Back in 1970 Paul and Anne Ehrlich’s book Population, Resources, Environment was published. Even then water resources were critical in many parts of the world. The US spent years on a project to distribute water from the Canadian rivers to water-poor areas across the States. I remember the talk then was of the potential for the next generation of wars to be about water supply.

MacIntyre-Kemp says that England’s Environment Agency reported that because of climate change and unsustainable population growth there isn’t enough water to supply both industry and homes in London and the south-east of England. England will run out of water in 25 years. They need to increase reservoir stocks, improve infrastructure, decrease leakage and business usage. We don’t have that problem, and it’s one reason they don’t want us to go.

For those more interested in “politics” than resources, consider the Greenland, Iceland and UK gap (GIUK). Tim Marshall in his Prisoners of Geography (2015) calls it a choke point in the world’s sea lanes. Traditionally it has given the UK an advantage in the North Atlantic. The alternative route for north European navies to access the Atlantic is through the narrow and well-defended English Channel. Any Russian naval ship coming from the Arctic has to pass through the GIUK on its way to the Atlantic.

Marshall says it is one of the many reasons why London “flew into a panic” in 2014 when a Yes vote seemed likely. Loss of power in the North Sea and North Atlantic would have been a strategic blow to the prestige of whatever was left of the UK. Gerry Hassan says this is one reason why whoever controls Scotland is of concern to the West and any US administration. This is another reason they don’t want us to go.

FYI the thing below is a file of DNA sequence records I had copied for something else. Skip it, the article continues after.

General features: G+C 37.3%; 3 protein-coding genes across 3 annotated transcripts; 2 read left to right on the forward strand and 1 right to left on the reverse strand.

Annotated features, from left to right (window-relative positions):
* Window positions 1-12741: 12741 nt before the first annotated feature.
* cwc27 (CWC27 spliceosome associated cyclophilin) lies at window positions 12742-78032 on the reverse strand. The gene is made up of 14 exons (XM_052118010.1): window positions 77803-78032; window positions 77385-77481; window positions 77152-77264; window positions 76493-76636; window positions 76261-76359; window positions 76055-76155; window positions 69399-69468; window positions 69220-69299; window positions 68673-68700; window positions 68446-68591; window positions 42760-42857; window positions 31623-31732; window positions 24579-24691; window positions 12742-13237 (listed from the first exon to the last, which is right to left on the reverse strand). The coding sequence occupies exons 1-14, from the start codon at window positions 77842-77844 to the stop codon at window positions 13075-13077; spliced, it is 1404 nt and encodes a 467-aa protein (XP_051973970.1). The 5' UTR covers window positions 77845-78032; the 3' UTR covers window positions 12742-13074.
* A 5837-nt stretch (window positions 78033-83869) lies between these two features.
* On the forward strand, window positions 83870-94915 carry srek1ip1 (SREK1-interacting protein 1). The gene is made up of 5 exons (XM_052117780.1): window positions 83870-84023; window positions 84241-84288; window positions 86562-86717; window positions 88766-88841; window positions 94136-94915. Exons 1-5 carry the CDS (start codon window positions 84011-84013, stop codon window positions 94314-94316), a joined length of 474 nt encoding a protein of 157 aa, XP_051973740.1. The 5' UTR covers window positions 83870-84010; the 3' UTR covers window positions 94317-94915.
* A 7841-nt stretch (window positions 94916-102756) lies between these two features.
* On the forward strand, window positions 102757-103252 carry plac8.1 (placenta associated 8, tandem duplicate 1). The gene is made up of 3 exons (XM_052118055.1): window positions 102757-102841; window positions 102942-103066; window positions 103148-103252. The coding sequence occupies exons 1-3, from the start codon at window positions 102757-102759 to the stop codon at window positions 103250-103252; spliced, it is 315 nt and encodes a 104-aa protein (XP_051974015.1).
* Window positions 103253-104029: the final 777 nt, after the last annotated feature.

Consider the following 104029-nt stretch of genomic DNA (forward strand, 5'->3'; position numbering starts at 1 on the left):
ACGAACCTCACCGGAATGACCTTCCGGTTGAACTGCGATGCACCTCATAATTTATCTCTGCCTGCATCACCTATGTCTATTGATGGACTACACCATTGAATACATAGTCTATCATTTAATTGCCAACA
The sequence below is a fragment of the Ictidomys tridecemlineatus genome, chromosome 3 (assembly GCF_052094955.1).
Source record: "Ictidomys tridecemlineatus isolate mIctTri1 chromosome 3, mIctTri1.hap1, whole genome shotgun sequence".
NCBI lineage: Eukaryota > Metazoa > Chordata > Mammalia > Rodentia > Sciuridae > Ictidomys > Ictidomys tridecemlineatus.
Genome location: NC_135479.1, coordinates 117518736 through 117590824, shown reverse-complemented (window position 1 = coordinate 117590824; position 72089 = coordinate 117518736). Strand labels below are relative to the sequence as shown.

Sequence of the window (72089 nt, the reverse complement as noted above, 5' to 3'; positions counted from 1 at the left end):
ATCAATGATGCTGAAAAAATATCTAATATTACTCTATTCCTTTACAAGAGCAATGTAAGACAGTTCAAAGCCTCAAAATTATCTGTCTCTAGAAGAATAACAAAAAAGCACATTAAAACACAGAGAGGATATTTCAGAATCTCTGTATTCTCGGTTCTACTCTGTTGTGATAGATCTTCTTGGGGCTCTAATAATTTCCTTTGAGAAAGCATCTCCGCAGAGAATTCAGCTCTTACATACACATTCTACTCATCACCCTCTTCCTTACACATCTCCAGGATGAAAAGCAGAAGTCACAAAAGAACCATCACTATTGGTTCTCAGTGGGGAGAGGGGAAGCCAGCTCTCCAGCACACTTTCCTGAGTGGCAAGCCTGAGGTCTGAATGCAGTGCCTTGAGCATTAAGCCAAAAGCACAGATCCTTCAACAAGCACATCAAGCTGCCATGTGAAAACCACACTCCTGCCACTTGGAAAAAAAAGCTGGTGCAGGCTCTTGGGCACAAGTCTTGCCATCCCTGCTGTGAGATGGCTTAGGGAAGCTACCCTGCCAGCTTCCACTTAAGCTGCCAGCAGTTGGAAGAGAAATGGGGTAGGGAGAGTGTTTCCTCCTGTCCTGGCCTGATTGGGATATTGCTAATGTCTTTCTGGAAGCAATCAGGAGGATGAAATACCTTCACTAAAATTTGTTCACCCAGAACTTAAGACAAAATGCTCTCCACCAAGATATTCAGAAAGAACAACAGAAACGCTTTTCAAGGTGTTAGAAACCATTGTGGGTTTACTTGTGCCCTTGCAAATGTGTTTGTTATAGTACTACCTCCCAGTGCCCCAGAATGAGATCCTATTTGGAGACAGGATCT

All we need for success are the brains to manage the birth of our new Scotland. And guess what? We’ve 4% more people with university, college and vocational qualifications than anywhere else in Europe.

Let’s get on with it!

Catriona GriggEmbo

CHANCELLOR Sunak has declared that there is a “sacred responsibility” to balance the books following increased borrowing during the pandemic. Austerity here we come, in other words.

Read The Deficit Myth by Stephanie Kelton and you’ll understand that his words are pompous nonsense. She explains that services are not funded by taxes. She illustrates convincingly that, for a currency-issuing state such as the UK, there is no requirement, sacred or otherwise, to balance the books. Mr Sunak knows full well that the UK need not even borrow, it can create money via the Treasury, eg quantitative easing.

READ MORE: Rishi Sunak warns UK can’t ‘borrow our way out of a hole’

There is a limit on money creation. It’s not the possibility of bankruptcy but the capacity of the economy to provide services (education, health, social security) without triggering damaging levels of inflation.

Her book also has lessons for the choice of an independent Scotland’s currency, and it’s significant that Ms Kelton has recently become a member of the Scottish Currency Group, which includes Richard Murphy and Tim Ridout.

Austerity always has been a political choice. One which the Conservatives seem quite happy to impose once more. The list of reasons for an independent Scotland with its own currency continues to grow.

Roddie MacphersonAvoch